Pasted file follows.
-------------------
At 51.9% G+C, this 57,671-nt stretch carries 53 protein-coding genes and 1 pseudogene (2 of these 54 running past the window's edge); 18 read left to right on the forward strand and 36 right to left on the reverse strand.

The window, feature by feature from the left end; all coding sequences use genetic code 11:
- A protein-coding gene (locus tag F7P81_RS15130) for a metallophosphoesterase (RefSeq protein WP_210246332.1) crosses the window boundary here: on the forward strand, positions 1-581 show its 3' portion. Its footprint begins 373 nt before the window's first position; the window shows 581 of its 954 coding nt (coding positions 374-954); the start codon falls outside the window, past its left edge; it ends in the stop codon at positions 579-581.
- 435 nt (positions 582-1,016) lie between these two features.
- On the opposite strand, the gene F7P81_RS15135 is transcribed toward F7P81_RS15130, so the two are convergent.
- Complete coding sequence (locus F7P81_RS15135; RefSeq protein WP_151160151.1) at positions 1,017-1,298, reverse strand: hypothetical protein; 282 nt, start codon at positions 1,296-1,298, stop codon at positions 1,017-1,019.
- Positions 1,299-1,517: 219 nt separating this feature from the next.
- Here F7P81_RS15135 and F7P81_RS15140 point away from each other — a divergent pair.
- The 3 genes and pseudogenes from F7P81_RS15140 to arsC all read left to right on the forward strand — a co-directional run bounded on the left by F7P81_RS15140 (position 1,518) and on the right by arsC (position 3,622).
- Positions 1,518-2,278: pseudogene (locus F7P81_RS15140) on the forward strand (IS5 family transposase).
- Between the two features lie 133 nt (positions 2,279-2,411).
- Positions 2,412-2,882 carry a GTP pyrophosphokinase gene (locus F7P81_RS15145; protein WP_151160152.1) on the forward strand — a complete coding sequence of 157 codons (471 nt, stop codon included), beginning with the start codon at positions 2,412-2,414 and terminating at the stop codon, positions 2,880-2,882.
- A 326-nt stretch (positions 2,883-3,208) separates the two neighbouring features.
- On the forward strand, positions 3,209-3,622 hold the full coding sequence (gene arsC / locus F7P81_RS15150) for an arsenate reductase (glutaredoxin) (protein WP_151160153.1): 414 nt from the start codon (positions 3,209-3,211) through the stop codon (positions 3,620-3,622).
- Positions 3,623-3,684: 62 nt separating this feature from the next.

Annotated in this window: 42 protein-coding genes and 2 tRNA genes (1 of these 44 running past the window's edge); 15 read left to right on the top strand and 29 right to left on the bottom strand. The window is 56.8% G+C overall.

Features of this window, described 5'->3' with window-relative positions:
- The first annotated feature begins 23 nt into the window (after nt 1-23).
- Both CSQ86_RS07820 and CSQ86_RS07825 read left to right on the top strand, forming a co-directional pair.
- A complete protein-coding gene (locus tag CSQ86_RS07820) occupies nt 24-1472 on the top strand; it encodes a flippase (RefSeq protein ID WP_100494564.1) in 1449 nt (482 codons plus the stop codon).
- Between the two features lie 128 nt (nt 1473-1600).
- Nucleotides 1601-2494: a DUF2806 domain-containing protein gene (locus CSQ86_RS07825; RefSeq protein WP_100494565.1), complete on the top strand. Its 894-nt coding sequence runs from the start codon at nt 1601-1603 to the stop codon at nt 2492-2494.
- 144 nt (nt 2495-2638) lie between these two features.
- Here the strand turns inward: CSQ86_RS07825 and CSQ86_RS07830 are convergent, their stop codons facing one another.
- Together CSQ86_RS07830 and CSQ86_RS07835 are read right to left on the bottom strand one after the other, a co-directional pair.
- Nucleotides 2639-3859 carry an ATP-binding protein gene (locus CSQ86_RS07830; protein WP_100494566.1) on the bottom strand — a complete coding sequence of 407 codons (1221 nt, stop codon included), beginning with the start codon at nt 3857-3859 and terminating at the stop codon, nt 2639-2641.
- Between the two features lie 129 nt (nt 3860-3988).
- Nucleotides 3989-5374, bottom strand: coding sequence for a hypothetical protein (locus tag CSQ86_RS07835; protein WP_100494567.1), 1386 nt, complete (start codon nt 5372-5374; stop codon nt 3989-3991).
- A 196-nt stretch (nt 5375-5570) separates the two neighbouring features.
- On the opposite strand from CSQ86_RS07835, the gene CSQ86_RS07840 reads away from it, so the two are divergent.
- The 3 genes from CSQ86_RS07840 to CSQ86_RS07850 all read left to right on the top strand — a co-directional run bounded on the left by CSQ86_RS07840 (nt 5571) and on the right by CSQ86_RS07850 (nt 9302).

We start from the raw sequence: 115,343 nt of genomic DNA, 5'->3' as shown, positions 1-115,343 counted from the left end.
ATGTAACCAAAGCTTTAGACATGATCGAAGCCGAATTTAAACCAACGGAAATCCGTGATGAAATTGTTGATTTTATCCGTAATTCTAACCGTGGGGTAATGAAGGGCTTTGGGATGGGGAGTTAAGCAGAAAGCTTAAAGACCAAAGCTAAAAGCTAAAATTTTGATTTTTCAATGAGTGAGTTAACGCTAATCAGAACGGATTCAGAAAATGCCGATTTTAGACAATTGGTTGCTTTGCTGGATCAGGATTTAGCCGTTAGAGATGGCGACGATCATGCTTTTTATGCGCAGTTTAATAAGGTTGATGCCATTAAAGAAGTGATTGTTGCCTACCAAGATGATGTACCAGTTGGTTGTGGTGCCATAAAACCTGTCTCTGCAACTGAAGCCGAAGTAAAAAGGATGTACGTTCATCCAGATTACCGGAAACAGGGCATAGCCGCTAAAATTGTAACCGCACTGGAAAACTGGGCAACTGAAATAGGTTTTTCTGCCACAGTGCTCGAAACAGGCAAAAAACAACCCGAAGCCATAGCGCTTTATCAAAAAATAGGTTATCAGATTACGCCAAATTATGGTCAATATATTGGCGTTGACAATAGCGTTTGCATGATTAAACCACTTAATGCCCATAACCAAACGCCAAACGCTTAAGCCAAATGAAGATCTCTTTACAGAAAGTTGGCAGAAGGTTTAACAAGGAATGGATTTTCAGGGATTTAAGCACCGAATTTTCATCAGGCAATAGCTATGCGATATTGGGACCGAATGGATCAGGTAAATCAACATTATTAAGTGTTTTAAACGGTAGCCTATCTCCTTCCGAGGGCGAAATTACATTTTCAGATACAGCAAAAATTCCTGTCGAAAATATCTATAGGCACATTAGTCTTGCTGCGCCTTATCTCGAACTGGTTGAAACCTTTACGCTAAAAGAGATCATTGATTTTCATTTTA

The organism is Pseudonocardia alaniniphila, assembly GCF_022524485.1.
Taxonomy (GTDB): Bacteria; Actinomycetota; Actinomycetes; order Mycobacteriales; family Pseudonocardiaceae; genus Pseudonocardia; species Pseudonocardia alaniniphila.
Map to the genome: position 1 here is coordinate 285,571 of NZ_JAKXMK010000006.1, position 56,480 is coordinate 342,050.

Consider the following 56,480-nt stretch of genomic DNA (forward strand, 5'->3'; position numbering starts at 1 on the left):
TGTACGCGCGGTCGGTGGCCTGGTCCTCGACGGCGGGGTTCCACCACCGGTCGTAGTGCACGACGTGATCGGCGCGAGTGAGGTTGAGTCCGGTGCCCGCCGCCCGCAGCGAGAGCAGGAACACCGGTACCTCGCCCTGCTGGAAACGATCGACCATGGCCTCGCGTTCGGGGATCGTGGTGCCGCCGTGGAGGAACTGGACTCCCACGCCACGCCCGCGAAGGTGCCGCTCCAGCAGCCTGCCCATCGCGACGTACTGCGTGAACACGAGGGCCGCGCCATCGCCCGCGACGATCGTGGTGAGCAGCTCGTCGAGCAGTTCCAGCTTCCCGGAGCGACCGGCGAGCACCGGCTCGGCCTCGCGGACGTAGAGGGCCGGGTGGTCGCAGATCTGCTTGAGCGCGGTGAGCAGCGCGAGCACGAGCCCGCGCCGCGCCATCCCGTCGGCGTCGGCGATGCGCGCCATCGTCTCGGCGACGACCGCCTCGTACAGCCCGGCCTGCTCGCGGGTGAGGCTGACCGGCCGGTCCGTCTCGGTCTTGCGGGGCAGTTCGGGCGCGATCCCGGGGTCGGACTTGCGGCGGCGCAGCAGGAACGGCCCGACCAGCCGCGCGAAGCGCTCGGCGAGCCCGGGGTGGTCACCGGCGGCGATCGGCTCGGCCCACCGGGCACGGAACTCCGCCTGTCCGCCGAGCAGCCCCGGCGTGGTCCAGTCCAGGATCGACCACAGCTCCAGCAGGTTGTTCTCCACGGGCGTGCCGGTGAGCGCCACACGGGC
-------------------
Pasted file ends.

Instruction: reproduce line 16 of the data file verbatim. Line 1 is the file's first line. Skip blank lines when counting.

Annotated in this window: 42 protein-coding genes and 2 tRNA genes (1 of these 44 running past the window's edge); 15 read left to right on the top strand and 29 right to left on the bottom strand. The window is 56.8% G+C overall.